Touted as Australia’s largest cybersecurity event, the AISA (Australian Information Security Association) CyberCon2018 conference attracted over 2100 attendees. The event was held on 9-11 October, 2018 at the Melbourne Convention Centre.

Judging from the record-breaking attendance, it’s apparent that cyber security tops the agenda for many Australian businesses. And, so it should. Recent Malwarebytes™ research found that two thirds of Australian companies had suffered a security threat during the previous year each worth approximately an average of $861,789.

Built on the theme of Innovate, Disrupt, Change, the premier event brought together a wide-ranging audience to hear of the latest insights, case studies, best practices and thought-provoking content from leading security practitioners and thought leaders across the world.

Hosted by Tracey Spicer, who was again an exceptional MC, added a touch of humour to the serious subject of cybersecurity. Over the two days there was around 110 speakers for the vast congregation to tap into.

Here, I’m sharing my three personal highlights with the first being listening in on Gregory J Touhill’s presentation ‘It’s time to stop today’s insanity!’

Being a retired Air Force general officer, there was a military flavour to the presentation which included ‘The Perimeter is Dead’, a historical reference to World War 1 and the Maginot Line. The Maginot Line was a defensive perimeter based on trench warfare built by the French after WW1 (1930) to defend mainly against Germany in the event of them ever invading again. I believe you know the rest of the story …

Thanks to Gregory, I also learned what the French spent their military funds on pre-1940, and how Germany got to invade Belgium before France.

Gregory outlined his five guiding propositions which have been emphasised for many years across the IT and Risk, Security industry, being:

  1. Cybersecurity ≠ solely a technology issue
  2. Cybersecurity = a risk management issue
  3. Cybersecurity = people + process + technology
  4. Risk ≠ 0
  5. There is no “perfect” way to manage risk
  6. One size never fits all

All being very significant to the cyber environment we find ourselves in today.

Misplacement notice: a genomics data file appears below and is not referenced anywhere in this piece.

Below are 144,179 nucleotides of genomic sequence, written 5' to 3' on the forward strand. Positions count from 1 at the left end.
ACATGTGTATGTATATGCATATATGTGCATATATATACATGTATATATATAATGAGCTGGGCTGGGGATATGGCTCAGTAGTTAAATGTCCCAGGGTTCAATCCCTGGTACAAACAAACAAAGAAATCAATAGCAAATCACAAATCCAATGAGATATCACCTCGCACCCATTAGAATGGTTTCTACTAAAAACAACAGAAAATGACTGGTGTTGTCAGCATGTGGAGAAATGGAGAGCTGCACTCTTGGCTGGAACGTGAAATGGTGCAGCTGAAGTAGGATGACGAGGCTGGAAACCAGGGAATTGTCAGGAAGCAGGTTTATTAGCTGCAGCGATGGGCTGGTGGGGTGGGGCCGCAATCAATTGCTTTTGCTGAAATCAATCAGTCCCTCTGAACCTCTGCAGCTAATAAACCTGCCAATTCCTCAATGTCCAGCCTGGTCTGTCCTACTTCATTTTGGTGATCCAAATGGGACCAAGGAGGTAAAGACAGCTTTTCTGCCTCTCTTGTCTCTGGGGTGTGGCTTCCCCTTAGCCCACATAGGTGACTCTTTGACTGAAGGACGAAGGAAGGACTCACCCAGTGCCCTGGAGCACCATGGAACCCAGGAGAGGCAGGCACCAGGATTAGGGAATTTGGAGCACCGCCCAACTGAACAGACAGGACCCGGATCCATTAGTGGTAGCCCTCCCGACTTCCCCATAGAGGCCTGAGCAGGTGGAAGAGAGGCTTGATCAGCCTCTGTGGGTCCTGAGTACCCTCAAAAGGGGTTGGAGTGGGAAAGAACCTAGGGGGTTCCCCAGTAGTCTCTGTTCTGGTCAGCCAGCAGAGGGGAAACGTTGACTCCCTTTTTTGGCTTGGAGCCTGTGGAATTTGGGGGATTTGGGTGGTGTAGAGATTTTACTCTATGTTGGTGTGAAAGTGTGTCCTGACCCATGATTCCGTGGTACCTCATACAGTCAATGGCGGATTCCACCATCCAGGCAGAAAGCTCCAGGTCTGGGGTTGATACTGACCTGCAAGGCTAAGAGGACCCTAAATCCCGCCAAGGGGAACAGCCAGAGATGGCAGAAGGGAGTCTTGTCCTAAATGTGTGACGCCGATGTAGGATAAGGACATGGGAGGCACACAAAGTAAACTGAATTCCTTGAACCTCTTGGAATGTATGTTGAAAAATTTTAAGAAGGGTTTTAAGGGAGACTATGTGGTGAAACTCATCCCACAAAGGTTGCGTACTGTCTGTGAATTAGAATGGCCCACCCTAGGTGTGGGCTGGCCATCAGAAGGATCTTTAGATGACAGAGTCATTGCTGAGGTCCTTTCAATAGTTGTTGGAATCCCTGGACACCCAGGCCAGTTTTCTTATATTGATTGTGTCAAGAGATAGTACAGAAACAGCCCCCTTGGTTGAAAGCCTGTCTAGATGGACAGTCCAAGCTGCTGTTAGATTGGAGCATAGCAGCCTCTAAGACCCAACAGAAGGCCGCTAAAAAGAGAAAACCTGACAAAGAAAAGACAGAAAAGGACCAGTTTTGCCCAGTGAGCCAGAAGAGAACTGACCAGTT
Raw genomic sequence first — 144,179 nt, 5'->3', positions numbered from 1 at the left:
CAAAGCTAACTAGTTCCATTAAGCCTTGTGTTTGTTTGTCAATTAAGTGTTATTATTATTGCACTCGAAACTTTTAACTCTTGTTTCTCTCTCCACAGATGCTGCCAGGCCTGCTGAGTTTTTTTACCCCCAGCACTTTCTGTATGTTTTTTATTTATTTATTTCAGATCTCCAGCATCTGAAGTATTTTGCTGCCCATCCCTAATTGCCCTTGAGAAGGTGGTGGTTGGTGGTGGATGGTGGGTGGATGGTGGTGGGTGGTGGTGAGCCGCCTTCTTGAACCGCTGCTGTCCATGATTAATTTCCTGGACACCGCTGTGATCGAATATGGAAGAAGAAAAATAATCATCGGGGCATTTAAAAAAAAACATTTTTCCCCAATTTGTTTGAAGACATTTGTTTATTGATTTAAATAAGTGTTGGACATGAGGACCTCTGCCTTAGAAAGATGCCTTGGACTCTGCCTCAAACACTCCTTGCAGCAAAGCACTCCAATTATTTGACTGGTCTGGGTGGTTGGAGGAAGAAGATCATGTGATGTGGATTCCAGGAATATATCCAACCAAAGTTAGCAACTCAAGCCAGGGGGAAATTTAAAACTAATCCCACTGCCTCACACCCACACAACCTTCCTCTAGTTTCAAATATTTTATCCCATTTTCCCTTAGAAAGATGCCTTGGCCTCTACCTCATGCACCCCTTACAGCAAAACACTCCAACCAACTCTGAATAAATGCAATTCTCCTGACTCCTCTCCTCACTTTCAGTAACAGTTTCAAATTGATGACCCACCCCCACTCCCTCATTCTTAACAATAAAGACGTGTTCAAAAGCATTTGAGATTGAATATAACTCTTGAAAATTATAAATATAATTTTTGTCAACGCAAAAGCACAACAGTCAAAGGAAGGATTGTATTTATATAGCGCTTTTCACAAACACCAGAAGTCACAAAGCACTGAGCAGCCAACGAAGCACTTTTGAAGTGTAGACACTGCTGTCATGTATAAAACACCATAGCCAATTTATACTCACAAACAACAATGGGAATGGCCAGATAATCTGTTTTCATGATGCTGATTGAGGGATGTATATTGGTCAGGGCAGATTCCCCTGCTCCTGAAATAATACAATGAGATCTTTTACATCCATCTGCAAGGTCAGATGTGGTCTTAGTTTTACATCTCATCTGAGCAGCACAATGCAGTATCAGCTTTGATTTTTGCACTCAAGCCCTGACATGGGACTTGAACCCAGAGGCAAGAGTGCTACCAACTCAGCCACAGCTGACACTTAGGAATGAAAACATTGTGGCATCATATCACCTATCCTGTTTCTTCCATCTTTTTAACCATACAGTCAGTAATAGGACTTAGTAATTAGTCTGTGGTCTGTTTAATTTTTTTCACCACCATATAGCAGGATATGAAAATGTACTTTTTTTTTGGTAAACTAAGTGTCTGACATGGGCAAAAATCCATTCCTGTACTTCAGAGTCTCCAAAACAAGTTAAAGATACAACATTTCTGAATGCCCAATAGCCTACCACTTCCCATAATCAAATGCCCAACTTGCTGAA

You may not expect a branding segment at a cybersecurity conference, however, Dan Gregory’s presentation did just that. Gregory, of Gruen Transfer fame, is considered a thought leader in the field of Communication Mastery spoke on re-branding cybersecurity. Admittedly, I enjoyed this session the most as it was a thought-provoking delivery with several points resonating with me:

  1. As with all sales the power is in storytelling, and let’s face it, we are all trying to sell cyber security until it is ingrained in our daily lives, as we have done with safety. While, I have talked about this for quite some time, I must confess not as eloquently as Dan. He also suggests to start practising ‘Story Doing’ – this is an interesting concept of getting people to understand your story through actions relating back to them.
  2. Align with people’s values, who they are or who they want to be? A very good point in that by linking what are you trying to achieve with the client and align your goals accordingly.
  3. Your weaknesses are your best assets, they present the largest opportunity for growth and development.

One of the most astounding presentations was Brian Kreb’s piece on taking fake news to a whole new level and using it as an avenue for a cyber-criminal activity. Krebs is an investigative reporter who is renowned for breaking stories on high profile data breaches, having reported on the Target and Ashley Madison breaches to name only a few.

Krebs plays a video that could technically have been embedded with malware – it wasn’t of course but you would have never guessed. How will the average person let alone a child fair when a computer-generated video disguised as a millennial superstar, or perhaps their idol, playing for 30 seconds while it infects or hijack your PC, mobile device, or worse, your identity. As Corch X states ‘in a voice that sounds exactly like their spouse calls and says they need the credit card number to pay for petrol because they left theirs at home’. Quite a startling prospect.

An analogy used by Kreb for cybersecurity ‘hygiene’, was based around four things a doctor may prescribe:

  1. Portion size matters – focus on protecting what is important not everything
  2. Get plenty of exercise – practise your incident and breach response and recovery plans
  3. Listen to your doctor – cyber specialists exist, take the time to listen and then make educated decisions
  4. Challenge your security assumptions – what assurance have you got that your organisation is secure to your satisfaction

 Keeping pace with technology and how to maximise it ‘safely’ is something that affects all businesses. In the good old days, we used to build a wall around ourselves to keep us safe. Now, you build your strategy, think about your core assets and adjust your thinking to preserving what is most important.

As summed up perfectly by Touhill: best practice equals compliance; however, compliance does not necessarily equal best practice. If the intent of the organisation is to be thoroughly secure then compliance is not the tactic, best practice is.